(Medical Xpress)—A UK study reveals that the public find it acceptable to reward people for changing their health-related behaviour, such as smoking or weight loss, as long as it works. In the past, such incentives have provoked negative public reactions.
Researchers at the Centre for the Study of Incentives in Health at King's College London surveyed over 600 people about their views on using incentives to encourage people to stop smoking or lose weight. Their findings reveal that people are willing to trade off their dislike of incentive treatments against the effectiveness of the programme - in other words, people are prepared to 'pay them if it works'.
However, people's willingness to accept the use of incentives did vary with the type of incentive offered. Offering vouchers that could be spent on healthy groceries was more acceptable than offering cash or luxury items. And overall, the use of incentives was more acceptable for encouraging people to lose weight than to stop smoking. This could be a reflection of people's moral view of the two behaviours, suggest the researchers.
The study, supported by a Strategic Award in Biomedical Ethics from the Wellcome Trust, is the first to examine how acceptability of incentives varies with effectiveness and the first to compare the acceptability of different incentive types.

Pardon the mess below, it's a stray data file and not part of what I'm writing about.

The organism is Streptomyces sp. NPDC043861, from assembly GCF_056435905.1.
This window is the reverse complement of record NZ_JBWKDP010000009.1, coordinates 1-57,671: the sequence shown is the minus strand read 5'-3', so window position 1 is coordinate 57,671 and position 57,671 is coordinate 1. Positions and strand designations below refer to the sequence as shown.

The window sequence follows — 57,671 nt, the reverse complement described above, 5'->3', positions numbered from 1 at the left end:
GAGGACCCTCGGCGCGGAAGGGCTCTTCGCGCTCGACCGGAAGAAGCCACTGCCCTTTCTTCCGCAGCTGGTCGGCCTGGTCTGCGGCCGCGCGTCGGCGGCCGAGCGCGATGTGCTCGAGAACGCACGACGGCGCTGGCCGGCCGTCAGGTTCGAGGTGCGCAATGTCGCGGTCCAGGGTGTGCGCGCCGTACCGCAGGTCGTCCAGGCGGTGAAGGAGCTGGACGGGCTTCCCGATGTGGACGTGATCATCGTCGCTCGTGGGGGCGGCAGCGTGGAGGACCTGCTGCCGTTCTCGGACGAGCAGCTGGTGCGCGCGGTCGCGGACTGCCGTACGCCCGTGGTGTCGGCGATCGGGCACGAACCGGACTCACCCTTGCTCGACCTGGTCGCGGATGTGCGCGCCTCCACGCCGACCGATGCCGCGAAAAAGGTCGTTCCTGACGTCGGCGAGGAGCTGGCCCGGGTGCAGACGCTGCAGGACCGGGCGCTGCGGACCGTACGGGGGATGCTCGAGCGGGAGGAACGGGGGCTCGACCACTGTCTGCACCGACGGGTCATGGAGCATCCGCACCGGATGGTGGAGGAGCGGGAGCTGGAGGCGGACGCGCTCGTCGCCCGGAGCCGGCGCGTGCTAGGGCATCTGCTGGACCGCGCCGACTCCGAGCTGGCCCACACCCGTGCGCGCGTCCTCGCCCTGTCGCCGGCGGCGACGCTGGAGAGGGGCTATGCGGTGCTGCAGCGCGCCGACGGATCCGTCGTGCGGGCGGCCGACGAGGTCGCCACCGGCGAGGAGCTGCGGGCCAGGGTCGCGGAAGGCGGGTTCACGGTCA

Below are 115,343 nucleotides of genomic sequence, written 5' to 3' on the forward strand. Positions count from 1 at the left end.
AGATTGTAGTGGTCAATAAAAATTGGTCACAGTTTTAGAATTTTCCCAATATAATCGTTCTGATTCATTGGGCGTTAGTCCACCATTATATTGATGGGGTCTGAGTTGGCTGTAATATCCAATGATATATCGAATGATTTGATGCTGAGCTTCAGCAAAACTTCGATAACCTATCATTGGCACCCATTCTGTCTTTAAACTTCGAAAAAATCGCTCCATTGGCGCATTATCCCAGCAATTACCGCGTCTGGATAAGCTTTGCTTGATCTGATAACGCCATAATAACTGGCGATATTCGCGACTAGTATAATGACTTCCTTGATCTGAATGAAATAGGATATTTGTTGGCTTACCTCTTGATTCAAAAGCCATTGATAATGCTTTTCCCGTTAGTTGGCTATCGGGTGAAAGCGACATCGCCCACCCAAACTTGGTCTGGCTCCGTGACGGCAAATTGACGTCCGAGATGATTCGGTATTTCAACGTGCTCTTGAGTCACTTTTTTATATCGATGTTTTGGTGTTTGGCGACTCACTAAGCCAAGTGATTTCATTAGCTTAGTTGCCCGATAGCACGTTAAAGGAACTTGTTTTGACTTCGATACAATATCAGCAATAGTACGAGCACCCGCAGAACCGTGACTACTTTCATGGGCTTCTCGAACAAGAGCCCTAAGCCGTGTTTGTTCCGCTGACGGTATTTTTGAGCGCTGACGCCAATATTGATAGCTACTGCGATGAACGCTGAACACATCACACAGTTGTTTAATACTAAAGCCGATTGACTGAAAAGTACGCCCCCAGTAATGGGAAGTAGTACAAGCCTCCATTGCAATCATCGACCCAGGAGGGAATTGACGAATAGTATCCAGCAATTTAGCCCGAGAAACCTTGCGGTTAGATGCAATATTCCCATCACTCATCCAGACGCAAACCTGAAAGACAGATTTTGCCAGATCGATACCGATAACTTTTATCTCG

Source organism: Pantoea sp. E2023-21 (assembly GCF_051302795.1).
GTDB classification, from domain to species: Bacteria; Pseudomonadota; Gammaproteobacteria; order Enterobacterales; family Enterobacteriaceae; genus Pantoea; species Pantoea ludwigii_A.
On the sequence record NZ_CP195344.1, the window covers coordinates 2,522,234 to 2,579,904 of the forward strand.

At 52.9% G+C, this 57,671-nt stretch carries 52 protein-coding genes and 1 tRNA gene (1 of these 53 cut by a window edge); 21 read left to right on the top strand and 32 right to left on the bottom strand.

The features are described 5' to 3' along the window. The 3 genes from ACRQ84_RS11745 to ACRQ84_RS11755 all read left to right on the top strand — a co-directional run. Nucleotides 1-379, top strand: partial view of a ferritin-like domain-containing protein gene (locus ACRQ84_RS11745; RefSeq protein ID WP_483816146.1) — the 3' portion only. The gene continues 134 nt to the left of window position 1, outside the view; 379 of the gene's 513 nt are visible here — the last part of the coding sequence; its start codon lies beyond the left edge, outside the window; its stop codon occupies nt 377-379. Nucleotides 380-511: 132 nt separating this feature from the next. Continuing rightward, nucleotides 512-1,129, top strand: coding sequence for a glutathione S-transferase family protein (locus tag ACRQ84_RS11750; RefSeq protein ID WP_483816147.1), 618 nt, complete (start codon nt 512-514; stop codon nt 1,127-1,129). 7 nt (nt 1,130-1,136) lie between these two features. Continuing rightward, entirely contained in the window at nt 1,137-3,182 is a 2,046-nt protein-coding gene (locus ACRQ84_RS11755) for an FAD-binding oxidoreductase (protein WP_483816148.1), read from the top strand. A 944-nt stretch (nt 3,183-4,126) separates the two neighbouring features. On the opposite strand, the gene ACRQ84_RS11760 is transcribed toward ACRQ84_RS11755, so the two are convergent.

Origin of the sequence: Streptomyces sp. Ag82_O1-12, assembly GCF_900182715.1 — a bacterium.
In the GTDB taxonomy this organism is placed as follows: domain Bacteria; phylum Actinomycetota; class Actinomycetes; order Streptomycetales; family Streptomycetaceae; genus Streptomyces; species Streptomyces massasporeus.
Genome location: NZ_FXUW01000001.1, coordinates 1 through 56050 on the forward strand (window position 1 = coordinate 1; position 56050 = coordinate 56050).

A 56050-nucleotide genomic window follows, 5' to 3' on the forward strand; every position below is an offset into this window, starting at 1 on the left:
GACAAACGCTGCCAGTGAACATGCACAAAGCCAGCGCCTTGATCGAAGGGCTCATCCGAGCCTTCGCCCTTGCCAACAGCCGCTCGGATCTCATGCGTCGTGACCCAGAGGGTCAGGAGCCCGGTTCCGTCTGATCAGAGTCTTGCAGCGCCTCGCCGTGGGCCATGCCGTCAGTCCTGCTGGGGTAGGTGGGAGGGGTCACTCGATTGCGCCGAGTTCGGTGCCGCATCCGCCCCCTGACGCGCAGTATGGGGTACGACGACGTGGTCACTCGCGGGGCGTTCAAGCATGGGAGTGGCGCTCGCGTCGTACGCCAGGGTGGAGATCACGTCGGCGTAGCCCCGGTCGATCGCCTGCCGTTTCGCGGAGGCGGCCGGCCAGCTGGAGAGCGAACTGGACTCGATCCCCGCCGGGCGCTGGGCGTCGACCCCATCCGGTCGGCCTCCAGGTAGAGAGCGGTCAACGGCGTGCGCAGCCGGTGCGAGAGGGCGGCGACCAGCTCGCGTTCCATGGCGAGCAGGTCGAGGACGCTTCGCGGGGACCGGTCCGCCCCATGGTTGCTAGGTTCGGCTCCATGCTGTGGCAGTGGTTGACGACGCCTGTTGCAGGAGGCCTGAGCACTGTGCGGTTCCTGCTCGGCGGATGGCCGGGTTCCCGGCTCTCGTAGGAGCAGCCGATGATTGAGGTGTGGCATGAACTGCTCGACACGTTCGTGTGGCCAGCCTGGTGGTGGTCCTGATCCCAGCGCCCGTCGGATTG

The public's dislike of incentive schemes may reflect their concerns about fairness and equity. The results of this study clearly show that people are willing to put such concerns to one side in order to maximise health benefits and find the most cost-effective solution for everybody. The researchers suggest that incentive-based treatments that are found to be effective need to be clearly communicated to the public in order to improve the acceptability of their use.
Explore further: Research on cash payments to promote health: Ethical concerns may be misplaced
Promberger M et al. "Pay them if it works": discrete choice experiments on the acceptability of financial incentives to change health related behaviour. Social Science and Medicine 2012;75:2509-14.